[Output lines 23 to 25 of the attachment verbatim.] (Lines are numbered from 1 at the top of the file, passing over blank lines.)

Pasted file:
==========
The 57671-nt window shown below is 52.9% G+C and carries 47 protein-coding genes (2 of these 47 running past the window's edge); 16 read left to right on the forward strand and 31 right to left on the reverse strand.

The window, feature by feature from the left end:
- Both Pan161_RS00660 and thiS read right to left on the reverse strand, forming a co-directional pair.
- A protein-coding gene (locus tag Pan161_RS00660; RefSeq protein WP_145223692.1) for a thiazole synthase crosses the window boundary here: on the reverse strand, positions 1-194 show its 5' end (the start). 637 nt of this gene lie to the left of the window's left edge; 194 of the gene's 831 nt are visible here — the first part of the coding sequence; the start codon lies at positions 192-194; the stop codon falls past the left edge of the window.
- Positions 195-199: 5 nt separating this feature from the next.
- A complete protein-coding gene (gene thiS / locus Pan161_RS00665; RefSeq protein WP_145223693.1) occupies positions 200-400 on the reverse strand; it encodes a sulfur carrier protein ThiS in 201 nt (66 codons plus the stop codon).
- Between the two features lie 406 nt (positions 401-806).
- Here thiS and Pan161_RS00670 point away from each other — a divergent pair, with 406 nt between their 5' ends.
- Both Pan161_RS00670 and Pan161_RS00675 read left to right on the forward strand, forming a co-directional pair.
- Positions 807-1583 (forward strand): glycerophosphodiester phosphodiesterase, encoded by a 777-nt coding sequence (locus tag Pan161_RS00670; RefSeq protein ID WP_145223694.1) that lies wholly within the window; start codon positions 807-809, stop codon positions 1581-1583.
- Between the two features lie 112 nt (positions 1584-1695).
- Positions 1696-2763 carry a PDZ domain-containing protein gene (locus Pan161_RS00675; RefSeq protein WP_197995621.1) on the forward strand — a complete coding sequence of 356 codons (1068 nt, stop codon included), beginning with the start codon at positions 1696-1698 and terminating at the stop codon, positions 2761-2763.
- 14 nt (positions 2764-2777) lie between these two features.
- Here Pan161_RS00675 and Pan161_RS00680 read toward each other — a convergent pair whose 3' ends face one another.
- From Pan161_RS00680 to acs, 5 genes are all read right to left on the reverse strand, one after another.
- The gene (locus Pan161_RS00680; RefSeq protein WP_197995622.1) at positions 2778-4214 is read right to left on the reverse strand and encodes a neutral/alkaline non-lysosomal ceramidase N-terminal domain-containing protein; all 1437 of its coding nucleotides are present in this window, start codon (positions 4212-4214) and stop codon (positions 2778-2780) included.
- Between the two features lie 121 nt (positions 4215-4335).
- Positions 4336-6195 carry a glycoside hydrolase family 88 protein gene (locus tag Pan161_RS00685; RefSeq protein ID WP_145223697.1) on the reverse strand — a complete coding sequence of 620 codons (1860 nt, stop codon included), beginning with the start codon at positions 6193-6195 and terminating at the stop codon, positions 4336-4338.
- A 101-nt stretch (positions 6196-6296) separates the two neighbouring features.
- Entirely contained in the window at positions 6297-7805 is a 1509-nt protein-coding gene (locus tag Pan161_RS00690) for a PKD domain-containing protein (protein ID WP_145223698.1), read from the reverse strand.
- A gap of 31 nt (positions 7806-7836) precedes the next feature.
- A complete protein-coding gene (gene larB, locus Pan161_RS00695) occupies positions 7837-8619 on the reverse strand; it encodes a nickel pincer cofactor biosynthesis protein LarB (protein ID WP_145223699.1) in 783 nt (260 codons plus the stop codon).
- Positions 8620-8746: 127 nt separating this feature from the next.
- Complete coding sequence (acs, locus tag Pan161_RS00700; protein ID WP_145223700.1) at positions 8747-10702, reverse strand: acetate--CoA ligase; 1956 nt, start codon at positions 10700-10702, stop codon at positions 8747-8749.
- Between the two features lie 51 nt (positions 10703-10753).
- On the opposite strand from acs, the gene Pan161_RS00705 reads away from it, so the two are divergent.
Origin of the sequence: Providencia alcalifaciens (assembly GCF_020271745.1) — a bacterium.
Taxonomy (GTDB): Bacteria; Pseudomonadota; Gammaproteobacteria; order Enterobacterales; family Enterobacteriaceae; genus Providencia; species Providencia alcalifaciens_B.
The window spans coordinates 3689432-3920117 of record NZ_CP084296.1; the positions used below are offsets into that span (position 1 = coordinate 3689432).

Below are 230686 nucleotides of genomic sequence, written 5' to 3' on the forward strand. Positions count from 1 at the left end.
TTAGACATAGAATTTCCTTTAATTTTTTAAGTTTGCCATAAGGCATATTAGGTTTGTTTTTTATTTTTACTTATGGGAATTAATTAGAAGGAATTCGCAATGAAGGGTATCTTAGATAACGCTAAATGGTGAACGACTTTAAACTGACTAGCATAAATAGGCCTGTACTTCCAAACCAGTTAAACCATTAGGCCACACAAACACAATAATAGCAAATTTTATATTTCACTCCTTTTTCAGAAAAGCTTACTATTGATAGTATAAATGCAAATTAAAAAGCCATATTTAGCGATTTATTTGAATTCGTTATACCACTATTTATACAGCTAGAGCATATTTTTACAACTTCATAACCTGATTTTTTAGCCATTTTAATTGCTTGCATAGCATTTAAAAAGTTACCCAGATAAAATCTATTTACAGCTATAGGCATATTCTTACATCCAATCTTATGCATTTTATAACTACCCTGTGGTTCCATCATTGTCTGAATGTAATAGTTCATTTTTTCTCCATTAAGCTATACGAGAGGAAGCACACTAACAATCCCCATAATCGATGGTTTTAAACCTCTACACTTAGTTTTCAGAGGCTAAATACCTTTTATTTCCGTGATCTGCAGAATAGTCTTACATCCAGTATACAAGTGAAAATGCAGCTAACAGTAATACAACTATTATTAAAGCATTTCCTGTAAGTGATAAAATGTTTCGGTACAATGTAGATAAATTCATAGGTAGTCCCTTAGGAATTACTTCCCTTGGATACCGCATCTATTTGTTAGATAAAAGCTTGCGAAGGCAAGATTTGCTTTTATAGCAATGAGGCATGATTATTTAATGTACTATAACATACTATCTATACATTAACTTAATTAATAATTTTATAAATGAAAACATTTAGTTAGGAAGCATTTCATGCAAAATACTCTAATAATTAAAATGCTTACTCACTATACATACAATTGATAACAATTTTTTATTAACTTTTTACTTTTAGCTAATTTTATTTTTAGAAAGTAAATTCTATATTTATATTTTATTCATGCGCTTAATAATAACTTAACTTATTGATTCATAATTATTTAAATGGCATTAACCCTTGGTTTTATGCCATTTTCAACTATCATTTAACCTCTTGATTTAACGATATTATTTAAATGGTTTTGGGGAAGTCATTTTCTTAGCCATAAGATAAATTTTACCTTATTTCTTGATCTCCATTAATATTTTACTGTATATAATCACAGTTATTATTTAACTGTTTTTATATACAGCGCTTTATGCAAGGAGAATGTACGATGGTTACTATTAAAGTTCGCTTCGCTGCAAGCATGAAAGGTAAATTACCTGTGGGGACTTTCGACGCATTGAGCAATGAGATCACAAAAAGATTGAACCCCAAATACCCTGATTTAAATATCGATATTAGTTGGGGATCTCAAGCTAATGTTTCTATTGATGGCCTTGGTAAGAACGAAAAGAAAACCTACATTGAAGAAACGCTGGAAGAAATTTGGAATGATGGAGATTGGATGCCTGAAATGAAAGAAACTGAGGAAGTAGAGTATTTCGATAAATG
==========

- Positions 8620-8746: 127 nt separating this feature from the next.
- Complete coding sequence (acs, locus tag Pan161_RS00700; protein ID WP_145223700.1) at positions 8747-10702, reverse strand: acetate--CoA ligase; 1956 nt, start codon at positions 10700-10702, stop codon at positions 8747-8749.
- Between the two features lie 51 nt (positions 10703-10753).